WARNING - Article contains graphic content that some may find distressing

Alice Welstead Suicide

Barking East Ham & Ilford Advertiser 4th May 1912

 

SUICIDE THROUGH FEAR OF CANCER.

BRAINTREE HOUSEKEEPER'S SAD MISTAKE.

On Thursday Mr. Coroner Harrison held an inquest at Braintree Police Court touching the death of Alice Welstead, aged 53, housekeeper to Mr. Edwin Blomfield of London Road, Braintree, who was found in her bedroom on Wednesday with her throat cut.

Alfred G. Welstead, a brush-maker, deceased's brother, said she had been with Mr. Blomfield about two years. She was troubled with an affection of the face, which she thought might be cancer, as a sister died of that complaint. She was of a cheerful disposition, and had no other trouble that he knew of. She was about leave her situation to take a rest.

Edwin Blomfield said deceased had been in his service about two years. He last saw her alive about 1.30 p.m. Wednesday, when she cleared away the dinner. He heard her about the house as late as 3 p.m. About 4.20 he called her to get the tea ready, and not seeing or hearing her he tried her door and found it was locked from the inside. He then went to a neighbor, Mrs. Maurice. They thought deceased might be in a faint, and they therefore unscrewed the lock and opened the door. Deceased was lying on the bed with her feet on the floor, and a pool of blood about her. On Monday week deceased gave him notice to leave. He asked her if anything was wrong, and she replied "No." Beyond her face trouble he knew of no cause to make her uncomfortable, but she had been somewhat strange recently. He identified the two knives produced as his property, but not the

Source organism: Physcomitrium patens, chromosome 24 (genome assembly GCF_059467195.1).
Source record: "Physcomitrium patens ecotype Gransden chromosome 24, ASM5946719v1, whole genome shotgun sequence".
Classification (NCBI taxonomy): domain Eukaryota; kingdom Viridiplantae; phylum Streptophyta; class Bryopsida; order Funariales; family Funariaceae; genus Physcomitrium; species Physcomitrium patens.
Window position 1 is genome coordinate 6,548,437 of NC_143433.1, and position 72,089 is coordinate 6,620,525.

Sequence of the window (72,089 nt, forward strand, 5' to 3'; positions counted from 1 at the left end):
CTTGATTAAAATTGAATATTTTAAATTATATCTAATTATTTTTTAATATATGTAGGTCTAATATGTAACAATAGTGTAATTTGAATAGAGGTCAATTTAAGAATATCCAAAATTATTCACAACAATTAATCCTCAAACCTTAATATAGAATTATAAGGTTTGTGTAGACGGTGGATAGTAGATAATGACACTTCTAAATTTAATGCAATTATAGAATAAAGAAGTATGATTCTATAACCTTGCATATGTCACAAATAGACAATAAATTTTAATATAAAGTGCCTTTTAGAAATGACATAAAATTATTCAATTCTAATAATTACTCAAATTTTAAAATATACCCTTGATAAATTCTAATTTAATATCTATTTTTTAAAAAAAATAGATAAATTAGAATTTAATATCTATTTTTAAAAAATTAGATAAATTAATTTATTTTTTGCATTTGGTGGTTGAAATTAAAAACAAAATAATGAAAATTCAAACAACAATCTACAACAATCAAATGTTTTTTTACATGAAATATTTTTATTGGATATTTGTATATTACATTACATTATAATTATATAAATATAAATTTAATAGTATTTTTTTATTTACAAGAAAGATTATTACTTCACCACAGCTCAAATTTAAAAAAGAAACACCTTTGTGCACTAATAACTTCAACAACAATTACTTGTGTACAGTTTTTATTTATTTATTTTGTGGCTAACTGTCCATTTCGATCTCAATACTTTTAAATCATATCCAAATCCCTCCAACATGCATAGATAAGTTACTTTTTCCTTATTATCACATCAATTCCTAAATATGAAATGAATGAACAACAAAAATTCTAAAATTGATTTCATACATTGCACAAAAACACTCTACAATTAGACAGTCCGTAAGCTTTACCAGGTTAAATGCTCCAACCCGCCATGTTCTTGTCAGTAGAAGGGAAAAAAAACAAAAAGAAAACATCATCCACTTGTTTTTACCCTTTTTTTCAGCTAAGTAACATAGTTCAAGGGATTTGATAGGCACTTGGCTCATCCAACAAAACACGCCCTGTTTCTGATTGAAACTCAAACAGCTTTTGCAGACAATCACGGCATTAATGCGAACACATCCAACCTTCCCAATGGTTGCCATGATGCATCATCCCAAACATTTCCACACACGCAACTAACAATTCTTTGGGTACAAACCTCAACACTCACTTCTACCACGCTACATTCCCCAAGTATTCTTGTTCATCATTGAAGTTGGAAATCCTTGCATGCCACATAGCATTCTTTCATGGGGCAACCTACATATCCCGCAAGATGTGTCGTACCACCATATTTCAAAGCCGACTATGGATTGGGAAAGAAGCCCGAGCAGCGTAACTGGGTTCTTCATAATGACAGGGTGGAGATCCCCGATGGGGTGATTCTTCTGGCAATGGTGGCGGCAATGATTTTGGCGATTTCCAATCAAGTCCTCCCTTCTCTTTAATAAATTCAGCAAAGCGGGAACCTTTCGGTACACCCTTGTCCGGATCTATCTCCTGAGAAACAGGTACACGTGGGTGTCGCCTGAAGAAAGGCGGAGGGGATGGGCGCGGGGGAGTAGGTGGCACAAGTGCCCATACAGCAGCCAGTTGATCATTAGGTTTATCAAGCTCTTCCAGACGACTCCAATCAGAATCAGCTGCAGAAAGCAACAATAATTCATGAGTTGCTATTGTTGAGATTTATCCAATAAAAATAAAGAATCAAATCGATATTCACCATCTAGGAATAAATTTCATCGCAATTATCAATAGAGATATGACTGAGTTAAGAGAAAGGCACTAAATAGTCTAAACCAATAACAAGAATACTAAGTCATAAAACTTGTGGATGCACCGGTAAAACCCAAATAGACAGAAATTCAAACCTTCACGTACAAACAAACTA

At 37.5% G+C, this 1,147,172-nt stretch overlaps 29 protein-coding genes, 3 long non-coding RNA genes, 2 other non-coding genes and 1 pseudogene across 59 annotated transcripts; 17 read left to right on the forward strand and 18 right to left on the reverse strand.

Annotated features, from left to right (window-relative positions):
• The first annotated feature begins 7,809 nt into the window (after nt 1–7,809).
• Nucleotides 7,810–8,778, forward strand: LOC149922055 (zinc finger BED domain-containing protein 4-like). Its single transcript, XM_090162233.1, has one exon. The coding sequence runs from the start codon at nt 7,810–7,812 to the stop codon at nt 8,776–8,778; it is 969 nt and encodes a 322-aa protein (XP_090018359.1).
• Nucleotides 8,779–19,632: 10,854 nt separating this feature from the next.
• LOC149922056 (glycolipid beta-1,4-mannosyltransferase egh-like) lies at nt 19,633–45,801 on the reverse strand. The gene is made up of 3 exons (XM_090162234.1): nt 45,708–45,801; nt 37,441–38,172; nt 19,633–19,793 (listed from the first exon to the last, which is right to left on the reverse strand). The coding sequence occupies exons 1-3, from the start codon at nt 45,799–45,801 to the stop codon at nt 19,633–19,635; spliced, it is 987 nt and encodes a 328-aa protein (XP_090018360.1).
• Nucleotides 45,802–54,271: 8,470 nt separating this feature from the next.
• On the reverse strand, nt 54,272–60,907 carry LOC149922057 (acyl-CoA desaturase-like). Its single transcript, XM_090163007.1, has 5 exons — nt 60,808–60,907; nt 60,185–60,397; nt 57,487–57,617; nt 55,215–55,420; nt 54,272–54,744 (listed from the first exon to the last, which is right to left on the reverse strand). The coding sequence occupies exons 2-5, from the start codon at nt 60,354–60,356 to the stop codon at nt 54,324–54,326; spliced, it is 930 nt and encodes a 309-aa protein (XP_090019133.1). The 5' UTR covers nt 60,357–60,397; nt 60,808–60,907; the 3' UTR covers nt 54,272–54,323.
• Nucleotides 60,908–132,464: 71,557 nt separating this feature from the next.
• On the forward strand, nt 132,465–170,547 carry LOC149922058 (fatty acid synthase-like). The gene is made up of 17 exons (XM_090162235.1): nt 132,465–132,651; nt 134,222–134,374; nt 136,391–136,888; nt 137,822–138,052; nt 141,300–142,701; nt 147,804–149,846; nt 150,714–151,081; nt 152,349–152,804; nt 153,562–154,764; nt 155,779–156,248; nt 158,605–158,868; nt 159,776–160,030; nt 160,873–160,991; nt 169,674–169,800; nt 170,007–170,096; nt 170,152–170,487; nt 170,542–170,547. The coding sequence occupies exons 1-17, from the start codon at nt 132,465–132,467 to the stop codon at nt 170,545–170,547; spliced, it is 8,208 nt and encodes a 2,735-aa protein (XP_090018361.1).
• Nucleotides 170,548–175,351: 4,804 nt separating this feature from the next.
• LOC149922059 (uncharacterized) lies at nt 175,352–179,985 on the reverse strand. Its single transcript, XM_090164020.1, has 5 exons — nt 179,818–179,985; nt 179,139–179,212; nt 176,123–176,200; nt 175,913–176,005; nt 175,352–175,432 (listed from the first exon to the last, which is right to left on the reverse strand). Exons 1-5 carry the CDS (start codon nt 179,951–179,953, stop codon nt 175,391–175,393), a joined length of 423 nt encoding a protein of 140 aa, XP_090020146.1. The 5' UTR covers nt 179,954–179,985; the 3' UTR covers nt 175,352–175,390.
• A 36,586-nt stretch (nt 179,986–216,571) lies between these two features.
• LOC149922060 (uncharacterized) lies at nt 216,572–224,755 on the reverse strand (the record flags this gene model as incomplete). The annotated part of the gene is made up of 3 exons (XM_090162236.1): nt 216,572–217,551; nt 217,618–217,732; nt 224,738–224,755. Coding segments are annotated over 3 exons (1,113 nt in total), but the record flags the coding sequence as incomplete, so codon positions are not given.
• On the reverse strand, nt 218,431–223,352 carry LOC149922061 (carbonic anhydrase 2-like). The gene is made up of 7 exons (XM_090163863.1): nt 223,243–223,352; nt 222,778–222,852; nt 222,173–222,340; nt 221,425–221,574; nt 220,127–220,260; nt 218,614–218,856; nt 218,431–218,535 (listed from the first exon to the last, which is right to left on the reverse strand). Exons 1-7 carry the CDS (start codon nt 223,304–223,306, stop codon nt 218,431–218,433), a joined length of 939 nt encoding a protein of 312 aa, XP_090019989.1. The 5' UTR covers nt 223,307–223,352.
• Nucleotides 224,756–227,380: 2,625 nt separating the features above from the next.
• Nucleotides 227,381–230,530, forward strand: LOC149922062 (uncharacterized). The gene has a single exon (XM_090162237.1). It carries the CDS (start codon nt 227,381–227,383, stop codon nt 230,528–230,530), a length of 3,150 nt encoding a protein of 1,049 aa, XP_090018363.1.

razor.

By the foreman: I don't remember her speaking at all at dinner time.

P.c. Moore said he saw deceased as described by the last witness, there was blood on the bed, floor, chest of drawers, and looking-glass. He found a razor, carving knife, and table knife besmeared with blood, the two latter lying near the glass. The razor was on the floor between the bed and the chest of drawers.

Dr. Arnold Scott said there was a deep incision across the neck which divided the wind-pipe. The right carotid artery was divided. Deceased had, apparently, made an attempt with the large knives, and a second attempt with the razor. There was no evidence of cancer, but a small pimple with some hairs upon it. He had seen deceased before, but had never attended her. The fear of cancer would likely to cause her to be distressed in her mind, especially as her sister had suffered very much from that complaint.